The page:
(443a) Nanofiber Production Via Melt Blowing | AIChE

(443a) Nanofiber Production Via Melt Blowing


Phatak, A. - Presenter, University of Minnesota
Macosko, C. W. - Presenter, University of Minnesota
Bates, F. S. - Presenter, University of Minnesota

Melt blowing is a more than 50 year old polymer processing method for generating polymer fibers often as nonwovens. It employs a jet of hot air which creates an extensional force on an extruded polymer filament resulting in attenuation of its diameter by more than 1000 times in some cases. Although historically this method has been limited to the production of fibers exceeding 1-2 microns, we have recently (1) demonstrated the ability to produce long, defect free fibers several hundred nanometers in average diameter. Traditionally, electrospinning has been the only processing method available for producing fibers on this size scale. However, electrospinning is inherently less desirable than melt blowing due to its low production rate, solvent requirement, and high operating voltage. In this study, nanofibers were produced from commercial melt blowing grades of polypropylene and poly(butylene terephthalate) using a laboratory melt blowing device (both single- and multi-orifice) which was designed after commercial equipment. This demonstration of melt blowing capabilities is a step towards closing the gap between electrospinning and melt blowing in terms of the ability to produce nanoscale fibers. In addition, it highlights the potential for increasing the number of applications served by melt blowing. Finally, we have attempted to understand the ultimate limitations of this process by exploring the processability of a series of low and high molecular weight polystyrenes and their blends. Surprisingly, conditions can be identified where exceedingly low molecular weight polystyrene (Mn = 2.6 kg/mol and PDI = 1.09) can be readily melt blown into defect free fibers with an average diameter less than 1 micron. This result illustrates how much is yet to be learned about this process.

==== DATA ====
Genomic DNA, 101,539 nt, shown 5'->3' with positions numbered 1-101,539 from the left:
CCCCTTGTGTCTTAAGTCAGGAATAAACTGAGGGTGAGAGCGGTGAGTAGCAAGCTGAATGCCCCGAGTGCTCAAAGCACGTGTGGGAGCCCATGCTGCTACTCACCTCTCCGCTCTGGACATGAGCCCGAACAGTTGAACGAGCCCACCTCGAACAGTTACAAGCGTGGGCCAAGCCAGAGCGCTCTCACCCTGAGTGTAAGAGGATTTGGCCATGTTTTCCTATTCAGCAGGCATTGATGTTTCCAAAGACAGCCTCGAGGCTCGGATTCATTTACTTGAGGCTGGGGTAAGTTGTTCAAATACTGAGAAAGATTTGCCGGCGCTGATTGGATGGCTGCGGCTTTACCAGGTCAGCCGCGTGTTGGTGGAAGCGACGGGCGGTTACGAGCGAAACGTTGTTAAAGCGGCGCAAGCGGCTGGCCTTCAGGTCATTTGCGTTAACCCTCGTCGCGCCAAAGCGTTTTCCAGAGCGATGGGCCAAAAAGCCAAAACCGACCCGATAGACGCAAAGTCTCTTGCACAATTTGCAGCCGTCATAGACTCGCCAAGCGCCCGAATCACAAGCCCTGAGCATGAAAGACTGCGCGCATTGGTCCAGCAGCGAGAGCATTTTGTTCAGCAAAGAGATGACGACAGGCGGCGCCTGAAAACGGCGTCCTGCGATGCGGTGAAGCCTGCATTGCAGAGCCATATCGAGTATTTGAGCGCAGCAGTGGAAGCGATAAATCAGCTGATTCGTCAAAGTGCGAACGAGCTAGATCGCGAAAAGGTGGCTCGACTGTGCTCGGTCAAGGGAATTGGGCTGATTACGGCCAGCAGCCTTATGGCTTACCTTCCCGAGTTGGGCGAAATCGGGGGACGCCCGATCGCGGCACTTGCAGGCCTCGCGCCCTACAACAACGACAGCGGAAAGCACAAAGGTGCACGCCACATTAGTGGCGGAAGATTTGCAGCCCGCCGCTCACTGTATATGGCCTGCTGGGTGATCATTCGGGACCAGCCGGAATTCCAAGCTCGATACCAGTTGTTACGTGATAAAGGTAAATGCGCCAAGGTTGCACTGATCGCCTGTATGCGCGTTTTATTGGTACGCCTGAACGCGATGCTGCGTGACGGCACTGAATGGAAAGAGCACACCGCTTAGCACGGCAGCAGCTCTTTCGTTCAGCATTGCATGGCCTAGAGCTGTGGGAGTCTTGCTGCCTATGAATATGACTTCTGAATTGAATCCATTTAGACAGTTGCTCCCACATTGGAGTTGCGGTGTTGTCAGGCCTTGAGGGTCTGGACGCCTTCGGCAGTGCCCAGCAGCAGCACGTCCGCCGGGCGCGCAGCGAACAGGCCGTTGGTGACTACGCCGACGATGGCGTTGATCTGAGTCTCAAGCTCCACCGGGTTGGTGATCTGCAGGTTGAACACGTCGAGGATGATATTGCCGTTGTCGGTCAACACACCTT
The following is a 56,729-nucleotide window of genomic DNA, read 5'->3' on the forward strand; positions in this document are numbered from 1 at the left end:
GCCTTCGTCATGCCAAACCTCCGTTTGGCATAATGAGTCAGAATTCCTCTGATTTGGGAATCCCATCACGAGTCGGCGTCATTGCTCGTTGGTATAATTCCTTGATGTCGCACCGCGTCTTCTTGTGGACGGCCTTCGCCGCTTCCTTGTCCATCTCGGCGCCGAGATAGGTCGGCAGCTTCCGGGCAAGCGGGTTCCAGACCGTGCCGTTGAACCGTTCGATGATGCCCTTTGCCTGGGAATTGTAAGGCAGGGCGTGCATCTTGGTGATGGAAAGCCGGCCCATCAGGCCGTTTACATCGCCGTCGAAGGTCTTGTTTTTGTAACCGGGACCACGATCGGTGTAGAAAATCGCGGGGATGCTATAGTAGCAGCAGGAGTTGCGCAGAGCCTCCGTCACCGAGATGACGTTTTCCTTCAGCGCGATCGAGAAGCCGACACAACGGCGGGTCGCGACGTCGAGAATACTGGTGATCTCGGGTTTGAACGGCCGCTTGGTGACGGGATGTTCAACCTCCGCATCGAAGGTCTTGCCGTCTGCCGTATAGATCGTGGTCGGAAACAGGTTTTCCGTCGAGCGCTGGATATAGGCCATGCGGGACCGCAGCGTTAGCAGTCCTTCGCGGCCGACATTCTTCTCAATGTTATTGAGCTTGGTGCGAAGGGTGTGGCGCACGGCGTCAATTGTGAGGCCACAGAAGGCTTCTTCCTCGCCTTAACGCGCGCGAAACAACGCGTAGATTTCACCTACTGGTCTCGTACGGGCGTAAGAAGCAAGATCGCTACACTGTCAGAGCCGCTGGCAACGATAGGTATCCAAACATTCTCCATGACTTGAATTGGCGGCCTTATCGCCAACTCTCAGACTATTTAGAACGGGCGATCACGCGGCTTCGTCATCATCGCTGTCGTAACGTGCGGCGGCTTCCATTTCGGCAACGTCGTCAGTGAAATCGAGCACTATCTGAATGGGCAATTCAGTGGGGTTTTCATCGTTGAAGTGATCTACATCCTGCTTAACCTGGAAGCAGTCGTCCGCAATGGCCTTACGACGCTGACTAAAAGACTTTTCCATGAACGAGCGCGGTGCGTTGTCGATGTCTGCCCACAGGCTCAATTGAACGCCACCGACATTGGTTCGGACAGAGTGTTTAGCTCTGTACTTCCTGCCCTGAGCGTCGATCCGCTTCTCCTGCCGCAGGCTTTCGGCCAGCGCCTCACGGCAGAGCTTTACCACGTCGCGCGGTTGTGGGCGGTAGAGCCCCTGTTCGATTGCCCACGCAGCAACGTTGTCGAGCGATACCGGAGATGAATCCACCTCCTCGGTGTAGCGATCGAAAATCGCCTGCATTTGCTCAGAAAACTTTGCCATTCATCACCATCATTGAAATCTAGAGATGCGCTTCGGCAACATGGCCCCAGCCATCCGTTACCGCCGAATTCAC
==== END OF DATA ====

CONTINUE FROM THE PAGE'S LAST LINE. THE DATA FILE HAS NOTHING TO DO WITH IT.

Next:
(1) Ellison, C.J. et al. Polymer 2007, 48, 3306-3316.